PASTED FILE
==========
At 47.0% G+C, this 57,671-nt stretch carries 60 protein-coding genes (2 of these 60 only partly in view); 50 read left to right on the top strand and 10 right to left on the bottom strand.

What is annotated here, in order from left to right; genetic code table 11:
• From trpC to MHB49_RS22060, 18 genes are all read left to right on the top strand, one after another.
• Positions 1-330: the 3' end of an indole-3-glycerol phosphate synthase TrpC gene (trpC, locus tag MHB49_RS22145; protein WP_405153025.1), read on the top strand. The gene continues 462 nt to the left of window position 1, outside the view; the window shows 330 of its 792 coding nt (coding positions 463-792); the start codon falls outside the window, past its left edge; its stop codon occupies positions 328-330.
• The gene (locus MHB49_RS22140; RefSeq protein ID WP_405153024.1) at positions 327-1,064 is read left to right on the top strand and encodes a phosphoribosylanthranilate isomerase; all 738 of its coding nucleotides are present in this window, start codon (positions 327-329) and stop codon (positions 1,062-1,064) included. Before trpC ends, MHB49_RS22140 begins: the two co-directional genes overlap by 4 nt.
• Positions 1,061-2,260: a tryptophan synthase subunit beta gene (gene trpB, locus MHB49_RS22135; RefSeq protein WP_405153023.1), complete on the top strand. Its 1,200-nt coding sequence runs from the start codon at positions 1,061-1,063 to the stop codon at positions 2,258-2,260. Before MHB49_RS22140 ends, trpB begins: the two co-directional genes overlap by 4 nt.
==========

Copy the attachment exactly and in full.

At 47.0% G+C, this 57,671-nt stretch carries 60 protein-coding genes (2 of these 60 only partly in view); 50 read left to right on the top strand and 10 right to left on the bottom strand.

What is annotated here, in order from left to right; genetic code table 11:
• From trpC to MHB49_RS22060, 18 genes are all read left to right on the top strand, one after another.
• Positions 1-330: the 3' end of an indole-3-glycerol phosphate synthase TrpC gene (trpC, locus tag MHB49_RS22145; protein WP_405153025.1), read on the top strand. The gene continues 462 nt to the left of window position 1, outside the view; the window shows 330 of its 792 coding nt (coding positions 463-792); the start codon falls outside the window, past its left edge; its stop codon occupies positions 328-330.
• The gene (locus MHB49_RS22140; RefSeq protein ID WP_405153024.1) at positions 327-1,064 is read left to right on the top strand and encodes a phosphoribosylanthranilate isomerase; all 738 of its coding nucleotides are present in this window, start codon (positions 327-329) and stop codon (positions 1,062-1,064) included. Before trpC ends, MHB49_RS22140 begins: the two co-directional genes overlap by 4 nt.
• Positions 1,061-2,260: a tryptophan synthase subunit beta gene (gene trpB, locus MHB49_RS22135; RefSeq protein WP_405153023.1), complete on the top strand. Its 1,200-nt coding sequence runs from the start codon at positions 1,061-1,063 to the stop codon at positions 2,258-2,260. Before MHB49_RS22140 ends, trpB begins: the two co-directional genes overlap by 4 nt.